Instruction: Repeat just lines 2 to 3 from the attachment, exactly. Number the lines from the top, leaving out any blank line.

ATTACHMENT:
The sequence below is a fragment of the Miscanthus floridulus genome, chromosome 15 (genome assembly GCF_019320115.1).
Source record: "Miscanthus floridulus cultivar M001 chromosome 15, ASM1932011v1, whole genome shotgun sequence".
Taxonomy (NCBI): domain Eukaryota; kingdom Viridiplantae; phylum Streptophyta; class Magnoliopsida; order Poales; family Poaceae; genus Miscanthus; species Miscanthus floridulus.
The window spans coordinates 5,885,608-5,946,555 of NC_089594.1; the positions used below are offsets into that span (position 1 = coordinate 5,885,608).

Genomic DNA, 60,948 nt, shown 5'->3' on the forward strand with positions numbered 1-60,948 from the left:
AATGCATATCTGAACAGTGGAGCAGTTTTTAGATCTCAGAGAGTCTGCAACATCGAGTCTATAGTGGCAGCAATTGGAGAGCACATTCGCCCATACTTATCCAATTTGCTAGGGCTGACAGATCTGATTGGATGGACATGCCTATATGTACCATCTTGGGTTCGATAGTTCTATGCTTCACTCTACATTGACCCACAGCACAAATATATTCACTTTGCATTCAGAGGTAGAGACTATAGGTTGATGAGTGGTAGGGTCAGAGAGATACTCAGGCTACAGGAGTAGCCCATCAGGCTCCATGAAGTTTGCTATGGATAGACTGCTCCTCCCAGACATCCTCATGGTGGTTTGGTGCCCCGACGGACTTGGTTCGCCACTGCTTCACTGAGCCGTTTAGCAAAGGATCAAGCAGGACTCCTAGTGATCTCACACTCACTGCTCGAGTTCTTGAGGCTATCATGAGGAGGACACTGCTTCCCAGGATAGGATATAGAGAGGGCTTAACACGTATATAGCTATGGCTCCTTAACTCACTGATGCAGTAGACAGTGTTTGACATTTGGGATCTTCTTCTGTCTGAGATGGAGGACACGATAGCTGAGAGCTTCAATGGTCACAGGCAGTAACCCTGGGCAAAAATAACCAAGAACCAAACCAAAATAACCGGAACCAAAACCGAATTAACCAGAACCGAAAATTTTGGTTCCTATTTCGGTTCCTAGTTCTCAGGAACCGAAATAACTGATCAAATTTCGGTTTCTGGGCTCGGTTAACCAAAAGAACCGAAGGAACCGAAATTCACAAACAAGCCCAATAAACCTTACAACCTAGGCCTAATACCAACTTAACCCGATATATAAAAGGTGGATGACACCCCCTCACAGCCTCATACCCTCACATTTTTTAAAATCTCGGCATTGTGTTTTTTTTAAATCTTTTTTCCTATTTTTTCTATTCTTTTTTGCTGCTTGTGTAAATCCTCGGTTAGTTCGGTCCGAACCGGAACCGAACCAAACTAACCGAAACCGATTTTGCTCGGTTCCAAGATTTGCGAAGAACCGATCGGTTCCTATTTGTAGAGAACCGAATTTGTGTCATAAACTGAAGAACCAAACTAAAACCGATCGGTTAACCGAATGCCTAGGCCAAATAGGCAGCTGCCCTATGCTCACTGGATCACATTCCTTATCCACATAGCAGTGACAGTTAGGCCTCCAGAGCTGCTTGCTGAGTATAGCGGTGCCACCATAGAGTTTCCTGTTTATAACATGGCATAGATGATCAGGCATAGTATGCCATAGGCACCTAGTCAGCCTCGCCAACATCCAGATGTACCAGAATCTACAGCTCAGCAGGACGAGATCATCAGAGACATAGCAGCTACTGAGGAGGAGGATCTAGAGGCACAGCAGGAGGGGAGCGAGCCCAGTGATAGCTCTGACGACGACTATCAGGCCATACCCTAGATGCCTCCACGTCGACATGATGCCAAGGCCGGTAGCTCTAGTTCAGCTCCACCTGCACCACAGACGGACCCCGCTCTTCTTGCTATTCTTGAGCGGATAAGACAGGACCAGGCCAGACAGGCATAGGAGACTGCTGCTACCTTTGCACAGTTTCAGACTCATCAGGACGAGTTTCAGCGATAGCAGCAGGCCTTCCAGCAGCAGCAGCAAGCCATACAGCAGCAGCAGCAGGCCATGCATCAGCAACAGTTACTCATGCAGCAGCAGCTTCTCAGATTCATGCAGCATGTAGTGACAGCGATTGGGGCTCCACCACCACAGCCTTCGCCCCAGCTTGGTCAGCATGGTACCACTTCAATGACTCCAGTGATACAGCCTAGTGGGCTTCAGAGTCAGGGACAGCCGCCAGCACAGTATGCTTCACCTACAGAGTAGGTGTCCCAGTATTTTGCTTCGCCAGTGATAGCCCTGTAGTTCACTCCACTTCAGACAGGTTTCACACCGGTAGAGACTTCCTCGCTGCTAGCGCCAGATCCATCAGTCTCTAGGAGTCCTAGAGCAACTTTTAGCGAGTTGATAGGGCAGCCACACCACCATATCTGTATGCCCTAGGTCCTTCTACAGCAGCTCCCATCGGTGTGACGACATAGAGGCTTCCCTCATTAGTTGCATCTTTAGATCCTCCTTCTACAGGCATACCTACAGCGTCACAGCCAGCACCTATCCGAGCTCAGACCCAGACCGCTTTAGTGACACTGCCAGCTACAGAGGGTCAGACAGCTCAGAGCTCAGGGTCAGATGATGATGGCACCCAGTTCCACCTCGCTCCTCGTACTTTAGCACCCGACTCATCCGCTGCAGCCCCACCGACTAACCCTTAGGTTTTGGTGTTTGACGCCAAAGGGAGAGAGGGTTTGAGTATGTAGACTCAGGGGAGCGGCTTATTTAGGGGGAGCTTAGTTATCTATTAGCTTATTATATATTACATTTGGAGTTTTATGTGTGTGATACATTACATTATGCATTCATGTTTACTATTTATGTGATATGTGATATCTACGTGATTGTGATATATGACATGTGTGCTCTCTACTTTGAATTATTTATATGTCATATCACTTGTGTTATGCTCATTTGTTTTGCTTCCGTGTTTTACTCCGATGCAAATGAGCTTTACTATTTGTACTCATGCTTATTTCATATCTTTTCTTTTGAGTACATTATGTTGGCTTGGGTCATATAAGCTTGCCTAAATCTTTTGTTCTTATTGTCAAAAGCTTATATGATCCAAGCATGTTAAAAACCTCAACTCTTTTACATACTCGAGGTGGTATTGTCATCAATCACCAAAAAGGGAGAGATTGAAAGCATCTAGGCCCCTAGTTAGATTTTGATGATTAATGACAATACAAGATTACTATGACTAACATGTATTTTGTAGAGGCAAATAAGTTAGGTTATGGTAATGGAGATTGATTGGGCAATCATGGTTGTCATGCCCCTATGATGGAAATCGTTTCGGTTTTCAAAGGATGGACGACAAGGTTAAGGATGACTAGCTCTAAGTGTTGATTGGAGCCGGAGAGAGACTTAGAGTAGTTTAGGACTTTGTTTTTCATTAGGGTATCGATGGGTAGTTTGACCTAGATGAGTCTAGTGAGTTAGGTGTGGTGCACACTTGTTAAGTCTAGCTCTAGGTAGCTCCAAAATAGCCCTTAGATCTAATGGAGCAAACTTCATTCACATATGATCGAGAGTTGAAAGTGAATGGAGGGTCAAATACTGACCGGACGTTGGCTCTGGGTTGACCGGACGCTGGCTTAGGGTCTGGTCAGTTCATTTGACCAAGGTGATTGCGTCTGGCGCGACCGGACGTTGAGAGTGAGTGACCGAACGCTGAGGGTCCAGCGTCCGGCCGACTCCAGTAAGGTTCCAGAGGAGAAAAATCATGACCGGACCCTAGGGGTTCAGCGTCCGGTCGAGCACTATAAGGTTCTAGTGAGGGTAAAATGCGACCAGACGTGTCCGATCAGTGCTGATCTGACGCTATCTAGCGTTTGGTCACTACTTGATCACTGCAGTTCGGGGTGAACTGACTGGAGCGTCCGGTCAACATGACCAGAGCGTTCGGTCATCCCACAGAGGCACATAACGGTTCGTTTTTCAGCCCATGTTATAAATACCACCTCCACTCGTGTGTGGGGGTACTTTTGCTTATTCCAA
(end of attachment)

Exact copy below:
Source record: "Miscanthus floridulus cultivar M001 chromosome 15, ASM1932011v1, whole genome shotgun sequence".
Taxonomy (NCBI): domain Eukaryota; kingdom Viridiplantae; phylum Streptophyta; class Magnoliopsida; order Poales; family Poaceae; genus Miscanthus; species Miscanthus floridulus.